“I prefer to be outside because it allows me to get up and move around,” Varner said while resting on the grass at Sewallcrest Park. “I can sleep in a nice area.”

A 2019 survey of 180 Oregon homeless people, conducted as part of an Oregon Statewide Shelter Study by Oregon Housing and Community Services, found that the top barriers to using shelters were personal security and privacy concerns, and restrictive check-in and check-out times and overcrowding and unsanitary conditions.

A 2017 KGW investigation titled “Tent City, USA” found similar concerns, including concerns about shelter conditions and rules. A KGW survey of 100 people living in tents in Portland found that 89% would rather stay in a tent than in a shelter.

Michael Brunner’s sprawling tent camp is located adjacent to Edwards Elementary in southeast Portland. The 54-year-old Portlander said he prefers to live outdoors, even during the cold, wet winter months.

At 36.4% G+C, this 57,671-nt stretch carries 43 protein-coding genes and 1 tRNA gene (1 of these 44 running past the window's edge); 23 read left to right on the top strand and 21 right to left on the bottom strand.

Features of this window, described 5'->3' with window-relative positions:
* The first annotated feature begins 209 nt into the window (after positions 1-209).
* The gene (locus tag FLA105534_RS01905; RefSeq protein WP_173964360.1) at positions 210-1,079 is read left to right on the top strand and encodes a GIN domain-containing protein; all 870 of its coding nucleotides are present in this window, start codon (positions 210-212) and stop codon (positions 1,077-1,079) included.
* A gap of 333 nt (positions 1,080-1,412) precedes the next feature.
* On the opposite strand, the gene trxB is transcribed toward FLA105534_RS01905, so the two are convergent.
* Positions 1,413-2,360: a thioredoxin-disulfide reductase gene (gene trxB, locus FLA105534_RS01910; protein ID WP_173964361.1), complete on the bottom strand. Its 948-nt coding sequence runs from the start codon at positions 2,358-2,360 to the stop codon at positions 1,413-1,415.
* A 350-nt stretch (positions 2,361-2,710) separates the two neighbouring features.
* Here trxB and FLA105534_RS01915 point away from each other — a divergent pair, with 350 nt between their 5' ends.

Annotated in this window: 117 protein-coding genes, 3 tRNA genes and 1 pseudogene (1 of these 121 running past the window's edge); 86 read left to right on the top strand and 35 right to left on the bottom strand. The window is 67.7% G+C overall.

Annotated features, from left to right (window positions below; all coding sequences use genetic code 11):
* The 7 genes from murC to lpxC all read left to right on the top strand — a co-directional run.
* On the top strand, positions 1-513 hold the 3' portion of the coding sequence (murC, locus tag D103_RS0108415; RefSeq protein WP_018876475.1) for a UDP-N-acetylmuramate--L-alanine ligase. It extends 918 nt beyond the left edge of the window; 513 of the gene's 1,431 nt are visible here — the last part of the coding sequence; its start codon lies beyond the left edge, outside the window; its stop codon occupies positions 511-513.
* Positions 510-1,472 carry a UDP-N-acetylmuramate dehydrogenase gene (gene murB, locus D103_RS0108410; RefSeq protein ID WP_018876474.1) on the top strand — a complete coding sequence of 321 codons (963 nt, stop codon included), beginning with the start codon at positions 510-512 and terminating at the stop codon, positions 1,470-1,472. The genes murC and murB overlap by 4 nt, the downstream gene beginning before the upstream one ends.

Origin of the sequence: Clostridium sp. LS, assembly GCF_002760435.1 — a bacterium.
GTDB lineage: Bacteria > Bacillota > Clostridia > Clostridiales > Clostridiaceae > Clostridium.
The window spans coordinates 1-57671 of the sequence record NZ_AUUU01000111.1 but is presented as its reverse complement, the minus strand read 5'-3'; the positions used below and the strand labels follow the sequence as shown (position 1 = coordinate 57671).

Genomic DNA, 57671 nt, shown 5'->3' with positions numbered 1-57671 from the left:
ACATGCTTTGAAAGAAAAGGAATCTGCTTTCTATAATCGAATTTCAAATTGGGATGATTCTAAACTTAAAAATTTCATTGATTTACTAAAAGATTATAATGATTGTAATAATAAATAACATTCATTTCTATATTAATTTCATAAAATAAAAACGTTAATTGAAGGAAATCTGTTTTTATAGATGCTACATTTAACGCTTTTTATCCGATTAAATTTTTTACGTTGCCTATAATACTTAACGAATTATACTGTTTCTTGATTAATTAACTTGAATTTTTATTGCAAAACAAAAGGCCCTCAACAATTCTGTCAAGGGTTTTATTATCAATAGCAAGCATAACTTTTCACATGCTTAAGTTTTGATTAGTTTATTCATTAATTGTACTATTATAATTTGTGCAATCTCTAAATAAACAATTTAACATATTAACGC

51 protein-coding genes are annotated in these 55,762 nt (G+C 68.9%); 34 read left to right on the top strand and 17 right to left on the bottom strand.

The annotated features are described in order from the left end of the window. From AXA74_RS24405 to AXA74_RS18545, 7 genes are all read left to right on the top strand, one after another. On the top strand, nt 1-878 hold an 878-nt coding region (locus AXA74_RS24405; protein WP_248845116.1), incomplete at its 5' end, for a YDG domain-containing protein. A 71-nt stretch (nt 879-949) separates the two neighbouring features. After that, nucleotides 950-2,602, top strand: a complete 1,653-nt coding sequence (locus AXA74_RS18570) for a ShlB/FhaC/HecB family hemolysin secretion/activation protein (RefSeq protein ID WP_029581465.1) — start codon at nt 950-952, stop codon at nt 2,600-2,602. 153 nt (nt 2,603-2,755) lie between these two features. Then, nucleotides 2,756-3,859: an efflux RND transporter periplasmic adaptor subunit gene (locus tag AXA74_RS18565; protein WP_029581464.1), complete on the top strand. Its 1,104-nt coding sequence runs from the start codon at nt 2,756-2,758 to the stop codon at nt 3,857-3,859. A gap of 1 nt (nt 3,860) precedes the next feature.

“I think shelter is too temporary and there are too many incentives. I am high functioning autistic. I just couldn’t. It’s not for me It’s too busy,” he said.

Oregon ranks comparatively high for shelter occupancy

In 2021, Oregon had one of the highest occupancy rates in the US at 82.3%, behind New York at 88.3%, New Jersey at 84.7%, and Vermont at 83.9%. All five states with the highest occupancy rates on the night of the point-in-time count were in colder climates.